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Team on a mission to eliminate drugs from streets

August 27, 2001|By DARREN SIMON, Staff Writer

Ernie Limon knows the Imperial Valley in a little different way than most of us.

That's because he spends his time in locations most avoid, such as back alleys where crimes can occur on a daily basis.

Limon spends his time in such areas because he has a mission, one he shares with the members of his newly formed specialized police unit known as the Street Interdiction Team.

The team's mission: to knock out drug possession, sales and use at the street level. In doing so, Limon wants to reduce the risk of families being hurt by drugs.

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Limon is the commander of the Street Interdiction Team, which started operations Aug. 1. His unit includes four other officers, all selected from police agencies in the Valley.

There is one officer from the El Centro Police Department, one from the Calexico police, one deputy from the county Sheriff's Office and soon a Brawley police officer will join the unit. Limon is with the state Department of Justice's Bureau of Narcotic Enforcement.

Limon and all those involved with the team want to see it both maintained and expanded. Based on the daily activity in which the team has been involved, expansion may become a necessity.

The idea for such a team was spearheaded by Calexico Police Chief Tommy Tunson, together with El Centro Police Chief Raymond Loera and Brawley police Lt. Henry Graham.

"They realize there is a major problem of use and abuse at the street level," said Limon, who allowed an Imperial Valley Press reporter and photographer to join him on a recent surveillance mission in El Centro.

In a dark unmarked car, Limon drove along Fourth Street, stopping in front of a car dealership across the street from a liquor store.

It is an area known for drug activity.

It didn't take long for Limon to spot an individual near the liquor store who was acting suspiciously. Pulling out his binoculars, Limon started to watch the person, looking for any indication a drug deal might be in the works.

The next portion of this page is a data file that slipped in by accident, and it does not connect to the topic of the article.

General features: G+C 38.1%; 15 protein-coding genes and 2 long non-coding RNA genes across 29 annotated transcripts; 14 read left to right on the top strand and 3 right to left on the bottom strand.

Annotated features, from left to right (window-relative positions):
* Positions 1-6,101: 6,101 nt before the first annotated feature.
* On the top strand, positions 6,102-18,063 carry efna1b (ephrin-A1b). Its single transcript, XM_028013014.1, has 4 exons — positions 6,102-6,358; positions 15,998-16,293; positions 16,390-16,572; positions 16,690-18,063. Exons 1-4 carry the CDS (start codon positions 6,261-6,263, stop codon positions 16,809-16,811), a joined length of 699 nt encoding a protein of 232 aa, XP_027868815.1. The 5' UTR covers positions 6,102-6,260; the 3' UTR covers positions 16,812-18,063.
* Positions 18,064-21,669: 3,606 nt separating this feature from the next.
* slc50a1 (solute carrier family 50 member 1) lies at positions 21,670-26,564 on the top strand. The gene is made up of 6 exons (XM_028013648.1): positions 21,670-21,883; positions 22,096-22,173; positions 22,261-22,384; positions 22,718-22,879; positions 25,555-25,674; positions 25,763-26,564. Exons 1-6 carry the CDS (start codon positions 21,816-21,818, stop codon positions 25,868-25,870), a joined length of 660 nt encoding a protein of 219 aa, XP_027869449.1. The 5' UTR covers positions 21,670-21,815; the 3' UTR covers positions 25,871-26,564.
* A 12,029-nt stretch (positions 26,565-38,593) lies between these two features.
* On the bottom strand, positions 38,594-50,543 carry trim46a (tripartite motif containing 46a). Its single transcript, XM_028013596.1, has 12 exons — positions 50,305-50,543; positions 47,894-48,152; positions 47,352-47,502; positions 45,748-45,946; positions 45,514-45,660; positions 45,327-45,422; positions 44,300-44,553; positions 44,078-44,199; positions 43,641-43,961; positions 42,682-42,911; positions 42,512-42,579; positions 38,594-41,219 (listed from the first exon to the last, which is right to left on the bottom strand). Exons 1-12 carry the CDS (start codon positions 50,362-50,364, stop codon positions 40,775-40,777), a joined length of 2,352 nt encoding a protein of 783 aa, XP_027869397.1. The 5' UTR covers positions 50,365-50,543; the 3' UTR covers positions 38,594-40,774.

Limon pointed out that a normal customer of a business goes in, makes a purchase, then leaves. If a person is not going inside the business but is simply standing outside, pacing, looking in all directions as if nervous, it could be a sign.

"It always draws your attention when they look down the street as if they are doing countersurveillance," Limon said.

At that moment, a call came in from two team members patrolling the area in another vehicle on State Street.

"10-15," was called over the radio.

The agents had made a stop for possible possession of a narcotic.

Limon dropped his binoculars and drove across the street from the Greyhound Bus station, where the other team had someone in a vehicle.

Limon joined the officers, each dressed in plainclothes except for black shirts that identified them as police.

Returning to the reporter, Limon said, "It looked like they saw a sale."

He added it turned out not to be a sale, but the suspect detained did appear to be under the influence of a narcotic. That individual was then taken to the El Centro Police Department to be questioned and to have tests done to see if he was under the influence.

A short time later, the team members were back on patrol, again keeping their eyes focused on the streets.

That's how it works — quick investigations, quick arrests, then back out on the streets as soon as possible to try to make more arrests.

"This is strictly street-level stuff," Limon said. "If an investigation is going to go beyond the streets, we turn it over" to another agency that can conduct an extended investigation.

Tunson, interviewed while giving a reporter a tour of Calexico's streets, said, "We need to have street-level narcotic interdiction to protect the citizens of all communities within Imperial County."

Tunson, together with Loera and Graham and supported by police chiefs throughout the Valley and county Sheriff Harold Carter, co-authored the grant proposal that led to the creation of the interdiction team.

The Imperial Valley was able to obtain a grant through the Office of National Drug Control Policy, which operates offices throughout the nation in spots known as high-intensity drug-trafficking areas.

California has such an office based in San Diego that serves both that county and Imperial County — both counties are considered high-intensity drug-trafficking zones. The office is known as the California Border Alliance Group.

While Tunson would not disclose how much money the Valley received, he said it is enough to sustain the interdiction team through 2003.

At that time, he said, another grant proposal will have to be drafted to seek further funding to maintain the program.

This is the first time, Tunson said, the Imperial Valley has had such a specialized unit attacking drugs at the street level — one small arrest at a time.

He said there are existing major narcotic task forces throughout the state and in the Imperial Valley that focus on larger drug-trafficking investigations.

The Street Interdiction Team can offer immediate protection on the streets.

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